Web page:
So, where did the consumerism and consumption of the nineties and naughties come? When did we start to buy disposable products rather than refillable or reparable products? Mass volumes of products: mass factories, mass farms, scaling production and in a way, saying to us, don't worry about replacing or repairing, we have a new one for you. Throw out your broken product! Our world is so much worst off for this attitude, and we have to reverse this thinking to help the environment quickly.

Katie speaks about design thinking and sustainability coming together in a circular economy. She is excited to think about redesigning products that last a long time while still being desirable for humans. A chat about Netflix can help us think about a new system- is it replacing something disposable or breakable? Discs and tapes? Well, yes. Then it is a more sustainable business in terms of materials.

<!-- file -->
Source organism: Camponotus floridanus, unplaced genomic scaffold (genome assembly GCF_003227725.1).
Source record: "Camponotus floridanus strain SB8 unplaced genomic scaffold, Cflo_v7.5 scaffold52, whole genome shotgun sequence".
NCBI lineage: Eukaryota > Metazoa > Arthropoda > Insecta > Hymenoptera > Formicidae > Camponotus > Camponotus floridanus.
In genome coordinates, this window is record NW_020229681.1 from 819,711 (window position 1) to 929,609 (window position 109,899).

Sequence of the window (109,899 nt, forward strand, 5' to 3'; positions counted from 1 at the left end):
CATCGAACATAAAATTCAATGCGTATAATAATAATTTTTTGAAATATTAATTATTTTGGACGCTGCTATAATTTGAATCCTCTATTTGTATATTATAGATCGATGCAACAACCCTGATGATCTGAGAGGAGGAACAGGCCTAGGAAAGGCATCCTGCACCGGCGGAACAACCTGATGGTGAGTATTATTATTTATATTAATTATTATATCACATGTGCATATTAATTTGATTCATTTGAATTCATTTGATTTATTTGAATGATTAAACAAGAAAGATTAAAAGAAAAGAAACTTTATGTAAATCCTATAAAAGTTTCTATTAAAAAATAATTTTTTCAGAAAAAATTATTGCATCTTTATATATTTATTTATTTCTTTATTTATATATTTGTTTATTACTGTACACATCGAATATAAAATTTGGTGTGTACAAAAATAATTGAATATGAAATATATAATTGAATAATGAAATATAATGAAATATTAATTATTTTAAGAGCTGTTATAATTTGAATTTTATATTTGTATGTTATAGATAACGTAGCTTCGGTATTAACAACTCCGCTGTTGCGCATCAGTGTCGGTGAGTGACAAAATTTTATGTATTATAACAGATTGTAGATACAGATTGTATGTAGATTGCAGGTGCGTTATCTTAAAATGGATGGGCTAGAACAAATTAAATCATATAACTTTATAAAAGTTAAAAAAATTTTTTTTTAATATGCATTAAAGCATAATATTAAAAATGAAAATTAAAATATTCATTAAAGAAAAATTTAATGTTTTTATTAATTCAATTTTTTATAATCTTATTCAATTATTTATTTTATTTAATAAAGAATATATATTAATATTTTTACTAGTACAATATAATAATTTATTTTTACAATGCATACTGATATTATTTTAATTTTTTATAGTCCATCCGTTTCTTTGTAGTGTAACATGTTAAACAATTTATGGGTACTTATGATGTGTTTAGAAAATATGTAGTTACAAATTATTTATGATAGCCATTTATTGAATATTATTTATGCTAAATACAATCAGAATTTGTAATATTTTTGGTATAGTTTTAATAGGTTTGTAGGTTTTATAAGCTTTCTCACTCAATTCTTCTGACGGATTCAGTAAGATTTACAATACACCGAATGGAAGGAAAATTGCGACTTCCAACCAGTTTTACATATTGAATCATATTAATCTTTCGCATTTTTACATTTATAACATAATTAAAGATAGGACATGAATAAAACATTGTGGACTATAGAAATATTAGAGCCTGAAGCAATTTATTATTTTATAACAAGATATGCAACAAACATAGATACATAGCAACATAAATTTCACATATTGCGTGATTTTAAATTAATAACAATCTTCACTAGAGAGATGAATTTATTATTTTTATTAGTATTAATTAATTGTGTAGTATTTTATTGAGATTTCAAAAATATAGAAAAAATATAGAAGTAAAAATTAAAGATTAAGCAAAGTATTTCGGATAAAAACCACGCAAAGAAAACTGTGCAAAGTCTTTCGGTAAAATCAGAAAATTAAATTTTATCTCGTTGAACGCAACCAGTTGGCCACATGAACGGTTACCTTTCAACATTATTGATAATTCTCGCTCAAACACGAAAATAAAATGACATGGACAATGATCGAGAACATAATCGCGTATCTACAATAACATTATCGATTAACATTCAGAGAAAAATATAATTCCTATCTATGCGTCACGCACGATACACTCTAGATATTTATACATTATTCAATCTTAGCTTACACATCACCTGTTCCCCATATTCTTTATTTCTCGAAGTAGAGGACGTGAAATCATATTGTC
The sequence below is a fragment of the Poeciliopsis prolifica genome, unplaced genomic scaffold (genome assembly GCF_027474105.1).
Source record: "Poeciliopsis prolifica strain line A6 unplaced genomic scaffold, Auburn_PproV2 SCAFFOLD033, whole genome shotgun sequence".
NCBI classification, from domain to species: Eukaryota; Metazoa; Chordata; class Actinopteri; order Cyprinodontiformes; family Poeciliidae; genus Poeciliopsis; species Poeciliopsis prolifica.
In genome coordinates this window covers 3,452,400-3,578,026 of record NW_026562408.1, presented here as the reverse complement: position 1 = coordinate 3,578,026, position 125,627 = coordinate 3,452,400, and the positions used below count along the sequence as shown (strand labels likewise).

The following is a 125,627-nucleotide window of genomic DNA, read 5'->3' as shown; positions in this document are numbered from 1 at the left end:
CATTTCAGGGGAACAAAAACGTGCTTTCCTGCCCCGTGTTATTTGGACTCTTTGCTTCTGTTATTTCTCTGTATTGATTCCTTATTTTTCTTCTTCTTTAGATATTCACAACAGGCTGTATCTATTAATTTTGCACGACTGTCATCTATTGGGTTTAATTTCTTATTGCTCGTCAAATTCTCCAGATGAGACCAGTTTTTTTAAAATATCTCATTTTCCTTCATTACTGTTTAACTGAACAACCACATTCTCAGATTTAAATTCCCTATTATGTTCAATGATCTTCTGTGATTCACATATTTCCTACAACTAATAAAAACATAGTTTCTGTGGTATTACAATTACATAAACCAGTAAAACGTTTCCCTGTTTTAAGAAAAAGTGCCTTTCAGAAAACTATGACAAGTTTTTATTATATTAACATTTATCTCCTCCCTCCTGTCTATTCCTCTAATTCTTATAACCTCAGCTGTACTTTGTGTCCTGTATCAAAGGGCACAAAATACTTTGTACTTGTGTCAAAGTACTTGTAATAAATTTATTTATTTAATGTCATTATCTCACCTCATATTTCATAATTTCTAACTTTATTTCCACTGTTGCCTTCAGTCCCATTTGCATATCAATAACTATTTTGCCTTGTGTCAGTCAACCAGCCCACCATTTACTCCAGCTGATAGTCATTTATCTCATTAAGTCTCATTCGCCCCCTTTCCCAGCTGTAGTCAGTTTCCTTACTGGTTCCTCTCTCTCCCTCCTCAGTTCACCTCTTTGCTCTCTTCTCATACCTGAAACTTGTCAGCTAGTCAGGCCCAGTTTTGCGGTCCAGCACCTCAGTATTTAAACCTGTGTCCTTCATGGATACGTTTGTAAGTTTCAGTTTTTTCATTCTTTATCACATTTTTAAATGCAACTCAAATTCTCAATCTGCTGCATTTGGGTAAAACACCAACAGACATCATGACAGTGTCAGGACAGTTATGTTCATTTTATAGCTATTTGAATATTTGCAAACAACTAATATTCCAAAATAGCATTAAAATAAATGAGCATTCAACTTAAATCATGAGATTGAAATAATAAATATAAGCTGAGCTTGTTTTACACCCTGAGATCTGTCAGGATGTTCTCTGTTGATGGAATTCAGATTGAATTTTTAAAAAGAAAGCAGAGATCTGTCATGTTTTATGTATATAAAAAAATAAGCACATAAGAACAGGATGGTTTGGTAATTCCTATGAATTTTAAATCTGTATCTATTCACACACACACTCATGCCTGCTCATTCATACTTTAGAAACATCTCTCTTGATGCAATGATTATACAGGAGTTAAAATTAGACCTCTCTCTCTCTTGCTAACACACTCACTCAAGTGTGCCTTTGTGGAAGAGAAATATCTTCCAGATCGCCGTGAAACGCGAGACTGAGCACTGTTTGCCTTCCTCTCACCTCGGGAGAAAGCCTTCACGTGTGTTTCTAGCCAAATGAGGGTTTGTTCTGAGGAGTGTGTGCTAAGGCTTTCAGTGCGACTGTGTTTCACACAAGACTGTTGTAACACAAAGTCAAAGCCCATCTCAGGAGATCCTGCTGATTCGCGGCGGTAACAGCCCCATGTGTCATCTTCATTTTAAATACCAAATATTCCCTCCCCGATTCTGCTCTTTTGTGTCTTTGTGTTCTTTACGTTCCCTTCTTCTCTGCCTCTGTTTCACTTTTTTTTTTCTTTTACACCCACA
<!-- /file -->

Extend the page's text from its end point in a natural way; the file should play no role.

Interface is a sustainable business, and Katie interviewed the son of the company on her podcast "Getting in the Loop". He talked about the shift in culture required as they moved from a linear towards a more circular approach. Each employee needed to be taking it seriously, and champions on every level would lead the way. Interface offered generous incentives to employees whose ideas inspired a way to increase efficiency or reduce waste. They encouraged design thinking in a way - new ideas and blue-sky ideas are rewarded financially.

Design thinking is like stepping into a helicopter and hovering above your organisation, and looking at the whole system from raw materials. Thinking about the design of your products and services right from the cradle (start), creating value for the planet and people.